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Norm Macdonald, meet Joe Donovan

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Saturday Night Live, not its original name, launched like a thunderbolt in 1975, at least to the younger generation. Attending Hampshire College in western Massachusetts, I would stay up to watch Carson on an old black-and-white TV with a huge “Frankenstein (on) switch” that connected to the box by a tangle of wires, and sometimes “5 All Night.”

The cheapest show you could imagine, 5 All Night ran from 1:00 to 5:00 a.m., featuring a library of older black-and-white movies and announcer George Fennel (“who never made an on-camera appearance”). There are only so many Charlie Chan movies you want to see in a week. Back in the day, 5 All Night may have contributed to a rise in marijuana sales in southern New England.

Then came Saturday Night Live on NBC. It wasn’t standard network fare, almost the opposite. An inside joke for young people, it was too hip for TV, which is parodied mercilessly. Since then, generations of brilliant comics have come and gone under the direction of founder Lorne Michaels, a Canadian. These include fellow Canadians Dan Aykroyd, Mike Myers, Jim Carrey, Martin Short, and Catherine O’Hara.

And Norm Macdonald, who died recently at age 61 from cancer, a disease he had hidden from most of the world for nine years. A native of Ottawa, Macdonald started playing clubs in Canada in his teens. His career took off. A star on SNL from 1993 to 1998, he was fired, at least in part, for his relentless insistence on the guilt of OJ Simpson.

His outrage at Simpson made sense because Macdonald was always funny and serious at the same time. He had an instinct for truth that he didn’t try to suppress. If sometimes he pissed people off and lost high profile gigs because of it, that was the price he would pay. In fact, he hardly noticed. The best scientists have the same quality. They focus on what’s important.

Macdonald was known as a comedian’s comedian. Usually deadpan, he didn’t go for the big laugh, although he often got it. Sometimes he intentionally told jokes that weren’t funny, like the poker player who will throw a hand to confuse his competitors. In fact, Macdonald was an excellent poker player — and sometime gambling addict. One story is that he once threw winnings of $60,000 into the ocean because he knew if he kept it he would probably keep playing and lose a lot more. Sometimes he took a long time to tell a joke that was especially lame, a trait that infuriated talk show hosts like his friend Conan O’Brian, who would laugh hysterically in spite of himself.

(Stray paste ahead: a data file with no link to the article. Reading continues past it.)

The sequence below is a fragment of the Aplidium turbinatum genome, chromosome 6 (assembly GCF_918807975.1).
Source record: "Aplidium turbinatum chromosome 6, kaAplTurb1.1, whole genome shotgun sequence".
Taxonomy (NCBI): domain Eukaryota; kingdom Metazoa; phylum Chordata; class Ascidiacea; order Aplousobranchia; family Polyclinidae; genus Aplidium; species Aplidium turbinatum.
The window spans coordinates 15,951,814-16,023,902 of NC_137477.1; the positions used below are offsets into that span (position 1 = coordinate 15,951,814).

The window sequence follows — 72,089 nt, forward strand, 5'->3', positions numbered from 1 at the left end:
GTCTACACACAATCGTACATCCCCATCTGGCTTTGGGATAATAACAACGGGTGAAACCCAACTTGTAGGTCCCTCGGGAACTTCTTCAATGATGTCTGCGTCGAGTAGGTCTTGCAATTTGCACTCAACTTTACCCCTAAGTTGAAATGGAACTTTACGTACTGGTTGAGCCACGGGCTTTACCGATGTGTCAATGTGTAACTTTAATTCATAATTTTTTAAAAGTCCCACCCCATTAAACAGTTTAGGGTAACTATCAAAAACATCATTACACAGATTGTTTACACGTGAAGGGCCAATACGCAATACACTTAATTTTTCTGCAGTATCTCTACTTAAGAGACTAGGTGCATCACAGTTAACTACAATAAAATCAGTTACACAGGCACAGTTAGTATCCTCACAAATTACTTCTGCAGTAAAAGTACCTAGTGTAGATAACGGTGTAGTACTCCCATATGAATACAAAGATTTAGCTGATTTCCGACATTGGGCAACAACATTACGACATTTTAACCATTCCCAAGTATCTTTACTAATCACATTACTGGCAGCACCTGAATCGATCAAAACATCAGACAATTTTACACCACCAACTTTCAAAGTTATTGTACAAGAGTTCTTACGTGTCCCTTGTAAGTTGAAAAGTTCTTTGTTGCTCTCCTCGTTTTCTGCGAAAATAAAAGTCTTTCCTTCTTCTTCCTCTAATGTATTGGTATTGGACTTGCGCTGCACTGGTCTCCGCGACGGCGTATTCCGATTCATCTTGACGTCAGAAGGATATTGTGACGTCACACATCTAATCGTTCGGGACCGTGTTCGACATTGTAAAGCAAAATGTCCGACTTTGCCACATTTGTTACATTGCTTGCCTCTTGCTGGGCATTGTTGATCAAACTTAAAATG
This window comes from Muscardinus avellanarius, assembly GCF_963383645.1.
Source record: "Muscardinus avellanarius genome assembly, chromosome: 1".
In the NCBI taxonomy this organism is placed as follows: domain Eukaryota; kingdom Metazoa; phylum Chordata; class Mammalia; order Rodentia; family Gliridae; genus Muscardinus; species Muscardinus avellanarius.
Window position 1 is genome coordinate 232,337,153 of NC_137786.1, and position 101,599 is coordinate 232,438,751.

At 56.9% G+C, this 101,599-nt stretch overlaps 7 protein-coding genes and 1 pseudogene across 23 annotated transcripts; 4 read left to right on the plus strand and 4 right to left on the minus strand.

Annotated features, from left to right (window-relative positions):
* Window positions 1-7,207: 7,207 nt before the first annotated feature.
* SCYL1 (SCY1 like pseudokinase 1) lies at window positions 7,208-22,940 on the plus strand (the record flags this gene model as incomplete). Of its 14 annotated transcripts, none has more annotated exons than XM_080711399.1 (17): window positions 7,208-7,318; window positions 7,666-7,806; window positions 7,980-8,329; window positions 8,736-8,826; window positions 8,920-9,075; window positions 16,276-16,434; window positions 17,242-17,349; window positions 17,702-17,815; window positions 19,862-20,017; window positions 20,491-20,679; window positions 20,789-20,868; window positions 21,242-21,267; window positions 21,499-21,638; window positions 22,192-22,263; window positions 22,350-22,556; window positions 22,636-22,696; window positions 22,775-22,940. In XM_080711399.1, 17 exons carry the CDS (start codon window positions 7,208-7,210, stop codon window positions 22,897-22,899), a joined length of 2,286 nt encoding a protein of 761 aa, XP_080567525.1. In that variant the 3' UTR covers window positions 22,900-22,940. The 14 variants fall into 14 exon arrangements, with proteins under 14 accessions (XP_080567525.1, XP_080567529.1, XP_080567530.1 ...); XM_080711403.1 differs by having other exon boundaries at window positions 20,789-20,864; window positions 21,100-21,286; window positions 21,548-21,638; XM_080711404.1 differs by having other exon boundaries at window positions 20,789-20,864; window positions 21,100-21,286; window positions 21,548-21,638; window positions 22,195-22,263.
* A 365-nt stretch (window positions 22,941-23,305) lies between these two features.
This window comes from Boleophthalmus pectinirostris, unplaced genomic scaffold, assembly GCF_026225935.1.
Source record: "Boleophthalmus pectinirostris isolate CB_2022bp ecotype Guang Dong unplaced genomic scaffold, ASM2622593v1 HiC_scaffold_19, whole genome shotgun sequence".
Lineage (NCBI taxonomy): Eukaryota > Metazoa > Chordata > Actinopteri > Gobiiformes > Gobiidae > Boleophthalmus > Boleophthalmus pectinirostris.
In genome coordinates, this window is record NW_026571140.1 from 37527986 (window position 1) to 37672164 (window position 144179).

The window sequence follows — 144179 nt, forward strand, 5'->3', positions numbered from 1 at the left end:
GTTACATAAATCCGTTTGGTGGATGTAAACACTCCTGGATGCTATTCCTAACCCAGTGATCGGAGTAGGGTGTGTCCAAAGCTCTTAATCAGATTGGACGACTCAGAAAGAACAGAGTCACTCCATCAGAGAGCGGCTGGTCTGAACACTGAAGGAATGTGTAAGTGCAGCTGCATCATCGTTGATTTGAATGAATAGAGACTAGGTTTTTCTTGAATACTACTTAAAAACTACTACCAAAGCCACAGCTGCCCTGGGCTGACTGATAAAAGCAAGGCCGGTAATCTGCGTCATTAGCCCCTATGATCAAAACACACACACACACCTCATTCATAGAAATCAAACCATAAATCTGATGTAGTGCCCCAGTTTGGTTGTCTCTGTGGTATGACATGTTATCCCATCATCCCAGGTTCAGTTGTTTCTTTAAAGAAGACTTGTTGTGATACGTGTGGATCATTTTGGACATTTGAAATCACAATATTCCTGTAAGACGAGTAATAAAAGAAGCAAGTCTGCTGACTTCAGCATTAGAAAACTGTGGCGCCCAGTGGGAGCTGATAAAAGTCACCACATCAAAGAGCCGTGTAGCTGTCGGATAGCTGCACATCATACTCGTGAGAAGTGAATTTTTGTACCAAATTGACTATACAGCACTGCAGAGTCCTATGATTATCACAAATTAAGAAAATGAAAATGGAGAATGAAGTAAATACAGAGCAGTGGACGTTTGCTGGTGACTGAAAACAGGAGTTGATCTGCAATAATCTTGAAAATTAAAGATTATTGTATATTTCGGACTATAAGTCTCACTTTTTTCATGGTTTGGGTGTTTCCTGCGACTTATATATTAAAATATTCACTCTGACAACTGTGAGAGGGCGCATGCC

The thing about Macdonald and people like him is that they are both intelligent and creative – talented in their own quirky ways. No matter what field they work in, they keep this sense of balance. It is who they are. This does not mean they have balanced lives. Often far from it. Macdonald was a gambler who stayed up at night guzzling coffee and watching sports on TV. Even if he hadn’t placed a bet, he had to watch. But their intelligence and creative approach to life (call it talent) gives them a fundamental honesty. You see this in all fields. They are not always right – no one is – but their BS detector is always on.

I’ve been watching too many Norm clips on video these days, especially when I need a laugh. He reminds me of Joe Donovan. We met at St. Paul’s School in New Hampshire in the fall of 1968. Joe was artistic and musical and a gifted writer. He did everything his own way, usually well but he didn’t always please the teachers – the curse of creativity.

But most of all he was funny. He came up with stuff no-one else would and he would chide me for being clever but conventional. Being insulted by Joe was a sort of honor, as opposed to being complimented by a lesser mind.

Joe was gay, which didn’t make his life any easier. He lived in New York City as an adult and was HIV positive for decades, one of those outliers with a natural immunity. Then in mid-life he got cancer and checked out.

I’m watching Norm clips and laughing at all sorts of nonsense. The tributes to Norm are pouring in. He was successful but didn’t have an easy life either. Stand up, life on the road, is a grind. Making a career from comedy is hard no matter how talented you are. He appeared in some mediocre films. He got fired from SNL. He pissed people off and took it in stride.

Joe Donovan wasn’t as well known but in my mind he was just as smart and just as funny. People like that brighten our world by helping us to laugh at ourselves, to see stuff we would otherwise miss. Norm was a genius, as other comics keep saying. He made jokes and told the truth at the same time.

If you know people like this, keep them in your life. Their path is not necessarily an easy one, but they give the rest of us perspective. We usually need it.

You might also enjoy David’s last post, “Meditating with Eddie Murphy“.

Goodlife Fitness
Goodlife Fitness
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